Even as the match ticked towards the 120 minute mark and the Jets tried to chase the game after O’Grady’s near post flick header from a Tomasevic free-kick in the first extra time period had given the Mariners the lead, everyone was springing forward, defenders Durante, North and Haliti included.

Carle, intent to prove he is more than just a creator, was up and down, pulling the strings and even providing one late long range bullet which smashed against Vukovic’s crossbar.

Little wonder the Jets slumped to the ground afterwards. Yet to taste victory in the pre-season cup, on this evidence one isn’t far away.

The Mariners meanwhile have continued their magnificent record of contesting every A-League final (next week’s date with Adelaide will be their fourth) and even had the luxury of introducing two debutants at the opposite ends of their careers. Tony Vidmar we know all about, but the reception he received was matched by that given to local kid Matt Simon, who didn’t look out of place in the 20 or so minutes he received.

A couple of months ago he was playing in front of a couple of hundred fans for the Central Coast Lightning in the NSW winter super league, but here he was in front of over 7,500 locals, including a significant personal supporters club in the eastern stand.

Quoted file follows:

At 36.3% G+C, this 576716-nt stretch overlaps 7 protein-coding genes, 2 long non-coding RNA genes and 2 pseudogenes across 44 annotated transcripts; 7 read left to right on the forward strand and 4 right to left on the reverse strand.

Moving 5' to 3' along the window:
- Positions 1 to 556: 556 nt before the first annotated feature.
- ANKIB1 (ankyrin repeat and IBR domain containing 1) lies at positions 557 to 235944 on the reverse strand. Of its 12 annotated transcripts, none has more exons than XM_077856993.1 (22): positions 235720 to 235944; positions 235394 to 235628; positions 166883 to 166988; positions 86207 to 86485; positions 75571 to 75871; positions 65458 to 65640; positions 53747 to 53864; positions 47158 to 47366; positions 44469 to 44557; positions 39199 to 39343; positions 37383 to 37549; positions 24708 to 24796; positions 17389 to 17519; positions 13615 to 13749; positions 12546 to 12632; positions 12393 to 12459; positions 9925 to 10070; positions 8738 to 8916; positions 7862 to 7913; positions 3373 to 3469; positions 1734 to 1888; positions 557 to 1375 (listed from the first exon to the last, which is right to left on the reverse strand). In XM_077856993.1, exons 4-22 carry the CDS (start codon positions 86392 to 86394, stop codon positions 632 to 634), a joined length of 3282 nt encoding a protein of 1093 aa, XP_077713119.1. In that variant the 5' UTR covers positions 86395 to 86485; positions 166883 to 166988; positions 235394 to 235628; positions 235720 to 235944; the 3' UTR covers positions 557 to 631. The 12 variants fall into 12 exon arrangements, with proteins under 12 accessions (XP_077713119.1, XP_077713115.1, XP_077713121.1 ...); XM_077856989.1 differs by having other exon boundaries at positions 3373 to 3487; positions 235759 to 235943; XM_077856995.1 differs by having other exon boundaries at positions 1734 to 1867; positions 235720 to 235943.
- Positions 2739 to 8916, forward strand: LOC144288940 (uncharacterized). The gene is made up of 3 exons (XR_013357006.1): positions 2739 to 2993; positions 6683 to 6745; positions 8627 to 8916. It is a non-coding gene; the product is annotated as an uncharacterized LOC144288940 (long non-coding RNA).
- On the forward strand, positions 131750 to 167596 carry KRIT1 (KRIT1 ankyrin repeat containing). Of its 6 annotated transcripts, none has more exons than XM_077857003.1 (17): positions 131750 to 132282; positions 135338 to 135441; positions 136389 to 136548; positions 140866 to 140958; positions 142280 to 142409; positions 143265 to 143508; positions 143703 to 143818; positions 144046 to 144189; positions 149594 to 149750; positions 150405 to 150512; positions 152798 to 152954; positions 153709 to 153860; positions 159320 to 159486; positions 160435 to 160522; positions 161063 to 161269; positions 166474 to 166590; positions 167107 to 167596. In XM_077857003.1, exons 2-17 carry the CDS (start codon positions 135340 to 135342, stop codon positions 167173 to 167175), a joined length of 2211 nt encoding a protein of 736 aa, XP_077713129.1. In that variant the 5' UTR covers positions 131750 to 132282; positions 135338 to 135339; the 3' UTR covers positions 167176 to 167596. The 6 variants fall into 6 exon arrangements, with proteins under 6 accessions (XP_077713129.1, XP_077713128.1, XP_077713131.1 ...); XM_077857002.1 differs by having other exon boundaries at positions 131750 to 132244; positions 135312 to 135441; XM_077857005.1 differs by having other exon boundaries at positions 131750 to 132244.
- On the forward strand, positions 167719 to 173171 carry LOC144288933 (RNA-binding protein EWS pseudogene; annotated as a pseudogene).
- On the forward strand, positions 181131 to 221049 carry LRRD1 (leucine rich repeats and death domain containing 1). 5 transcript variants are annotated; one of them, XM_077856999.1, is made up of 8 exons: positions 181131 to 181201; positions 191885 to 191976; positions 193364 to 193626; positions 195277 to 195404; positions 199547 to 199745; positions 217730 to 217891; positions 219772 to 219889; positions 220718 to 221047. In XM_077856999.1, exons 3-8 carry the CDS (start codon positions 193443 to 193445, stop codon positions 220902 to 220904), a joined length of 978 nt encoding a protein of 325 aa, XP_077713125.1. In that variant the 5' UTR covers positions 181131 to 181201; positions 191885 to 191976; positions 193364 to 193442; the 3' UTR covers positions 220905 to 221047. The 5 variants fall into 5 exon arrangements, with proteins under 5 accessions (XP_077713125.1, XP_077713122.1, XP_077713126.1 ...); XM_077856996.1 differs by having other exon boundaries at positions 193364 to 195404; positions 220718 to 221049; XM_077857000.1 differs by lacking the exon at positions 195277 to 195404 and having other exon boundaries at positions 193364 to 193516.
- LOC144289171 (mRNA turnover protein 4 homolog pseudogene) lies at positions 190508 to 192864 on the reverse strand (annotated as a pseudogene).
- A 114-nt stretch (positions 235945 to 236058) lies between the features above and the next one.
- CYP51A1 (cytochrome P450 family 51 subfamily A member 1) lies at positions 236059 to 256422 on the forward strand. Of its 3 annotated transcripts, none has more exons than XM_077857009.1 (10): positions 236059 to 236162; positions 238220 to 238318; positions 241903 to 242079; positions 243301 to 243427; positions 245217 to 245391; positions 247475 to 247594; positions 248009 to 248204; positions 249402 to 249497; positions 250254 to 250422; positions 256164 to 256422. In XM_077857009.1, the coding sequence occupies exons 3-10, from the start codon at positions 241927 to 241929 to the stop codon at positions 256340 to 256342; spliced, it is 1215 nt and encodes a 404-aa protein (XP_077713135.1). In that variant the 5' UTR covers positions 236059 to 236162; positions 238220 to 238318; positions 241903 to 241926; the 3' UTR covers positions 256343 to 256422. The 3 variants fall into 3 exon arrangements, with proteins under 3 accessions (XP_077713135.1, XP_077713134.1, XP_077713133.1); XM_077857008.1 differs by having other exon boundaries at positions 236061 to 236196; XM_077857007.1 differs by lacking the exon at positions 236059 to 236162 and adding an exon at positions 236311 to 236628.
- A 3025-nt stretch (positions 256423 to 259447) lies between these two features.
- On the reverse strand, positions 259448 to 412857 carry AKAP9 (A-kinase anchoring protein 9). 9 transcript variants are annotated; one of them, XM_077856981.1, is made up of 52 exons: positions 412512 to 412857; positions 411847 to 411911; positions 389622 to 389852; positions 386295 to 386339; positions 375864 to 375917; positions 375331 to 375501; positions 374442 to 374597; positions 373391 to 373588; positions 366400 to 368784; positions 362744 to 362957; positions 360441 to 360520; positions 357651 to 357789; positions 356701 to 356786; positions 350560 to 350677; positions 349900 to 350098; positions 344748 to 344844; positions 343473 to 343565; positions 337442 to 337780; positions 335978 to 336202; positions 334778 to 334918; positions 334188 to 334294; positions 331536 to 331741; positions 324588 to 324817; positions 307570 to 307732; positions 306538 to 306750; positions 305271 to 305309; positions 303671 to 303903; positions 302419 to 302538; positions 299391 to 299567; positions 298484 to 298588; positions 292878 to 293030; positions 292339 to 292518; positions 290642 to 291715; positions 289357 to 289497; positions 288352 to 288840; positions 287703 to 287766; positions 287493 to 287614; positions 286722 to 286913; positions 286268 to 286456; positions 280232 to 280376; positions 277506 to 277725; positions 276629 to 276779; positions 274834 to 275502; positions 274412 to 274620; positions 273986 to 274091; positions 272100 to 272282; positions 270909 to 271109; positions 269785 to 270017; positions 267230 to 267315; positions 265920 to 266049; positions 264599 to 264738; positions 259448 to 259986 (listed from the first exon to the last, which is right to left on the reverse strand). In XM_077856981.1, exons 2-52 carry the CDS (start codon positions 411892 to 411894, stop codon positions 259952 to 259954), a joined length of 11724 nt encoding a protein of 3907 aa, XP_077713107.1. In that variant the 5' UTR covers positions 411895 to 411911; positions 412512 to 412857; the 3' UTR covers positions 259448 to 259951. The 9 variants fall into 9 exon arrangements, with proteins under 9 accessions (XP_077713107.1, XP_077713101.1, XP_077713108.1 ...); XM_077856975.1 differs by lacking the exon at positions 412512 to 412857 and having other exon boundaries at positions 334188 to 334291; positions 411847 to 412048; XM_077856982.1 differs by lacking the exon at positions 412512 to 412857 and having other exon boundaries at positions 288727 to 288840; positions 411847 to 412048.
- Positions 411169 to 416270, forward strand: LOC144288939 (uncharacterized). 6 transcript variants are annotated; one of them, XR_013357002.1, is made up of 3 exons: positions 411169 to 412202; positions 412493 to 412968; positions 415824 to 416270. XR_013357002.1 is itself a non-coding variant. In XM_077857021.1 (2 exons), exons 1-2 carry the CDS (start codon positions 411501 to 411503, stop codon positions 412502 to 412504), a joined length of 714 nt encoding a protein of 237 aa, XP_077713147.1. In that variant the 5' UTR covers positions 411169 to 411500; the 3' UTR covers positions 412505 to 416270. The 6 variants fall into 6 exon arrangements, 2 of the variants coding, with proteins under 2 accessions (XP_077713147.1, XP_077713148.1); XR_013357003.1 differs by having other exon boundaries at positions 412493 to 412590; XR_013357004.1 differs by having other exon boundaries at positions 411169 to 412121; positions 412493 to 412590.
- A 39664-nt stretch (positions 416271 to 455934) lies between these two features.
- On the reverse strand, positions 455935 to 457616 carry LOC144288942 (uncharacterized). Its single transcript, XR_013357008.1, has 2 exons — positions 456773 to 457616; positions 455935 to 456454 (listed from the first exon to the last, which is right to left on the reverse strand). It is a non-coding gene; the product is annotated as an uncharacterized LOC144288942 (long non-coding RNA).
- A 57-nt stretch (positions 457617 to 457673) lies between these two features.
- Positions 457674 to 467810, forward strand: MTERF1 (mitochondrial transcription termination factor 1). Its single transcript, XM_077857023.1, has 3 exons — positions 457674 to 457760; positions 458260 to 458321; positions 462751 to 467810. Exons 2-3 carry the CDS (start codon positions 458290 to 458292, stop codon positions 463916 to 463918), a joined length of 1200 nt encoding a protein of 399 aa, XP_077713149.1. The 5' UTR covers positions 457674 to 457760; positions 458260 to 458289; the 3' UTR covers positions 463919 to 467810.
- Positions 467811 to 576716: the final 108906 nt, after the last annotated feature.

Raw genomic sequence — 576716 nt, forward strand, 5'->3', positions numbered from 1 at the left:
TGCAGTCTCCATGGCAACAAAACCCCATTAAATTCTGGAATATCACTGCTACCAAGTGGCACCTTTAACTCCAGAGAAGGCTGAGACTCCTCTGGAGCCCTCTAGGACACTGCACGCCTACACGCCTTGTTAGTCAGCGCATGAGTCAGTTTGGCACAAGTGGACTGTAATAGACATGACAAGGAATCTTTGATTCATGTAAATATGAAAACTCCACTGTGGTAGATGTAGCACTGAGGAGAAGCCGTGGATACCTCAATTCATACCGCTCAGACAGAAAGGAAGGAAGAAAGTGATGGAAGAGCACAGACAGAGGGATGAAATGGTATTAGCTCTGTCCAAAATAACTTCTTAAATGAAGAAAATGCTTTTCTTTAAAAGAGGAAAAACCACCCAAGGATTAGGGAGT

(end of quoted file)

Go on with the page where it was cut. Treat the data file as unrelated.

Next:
If this was a teaser of what we can expect when the season proper kicks off in a fortnight, we can hardly wait.

2 Comments:

Anonymous Pinuts Pethia said...

Having coached D'Appuzzo as a youngster, its good to see him progress to the A-League. Although I never imaged he would be playing as a defender.

Maybe Nick T has the same philosophy as Hiddink and believes good players should be able to adapt and play just about anywhere on the pitch.

I am happy for him.

Mon. Aug. 14, 11:04:00 am AEST  
Blogger The Round Ball Analyst said...

Pinuts,

Thanks for your comment.

Yes, I was very surprised to see D'Apuzzo on the left side of a back four, but I thought he did pretty well, especially with his defensive duties.

Not entirely sure if it's just some experimentation or if the manager intends to play him their all season.

While he did well defensively, he would need to work hard on his game going forward, especially as Newcastle shaped up with a narrow midfield, with Weelhouse and Thompson tucked in,relying on some penetration from the fullbacks. Maybe the manager wanted to give Shane Webb a hit-out or see if he could provide some forward thrust.

Funnily, when he was sent off and Haliti came on to replace Okon, he did provide that penetration from left back. If you remember back to last year, Haliti was an attacking midfielder, so seeing him at left back was even stranger than seeing D'Apuzzo there.

You're right, a good player can adapt to a change in position, but it takes a good manager to make it a successful move.

Makes for interesting viewing

Mon. Aug. 14, 05:22:00 pm AEST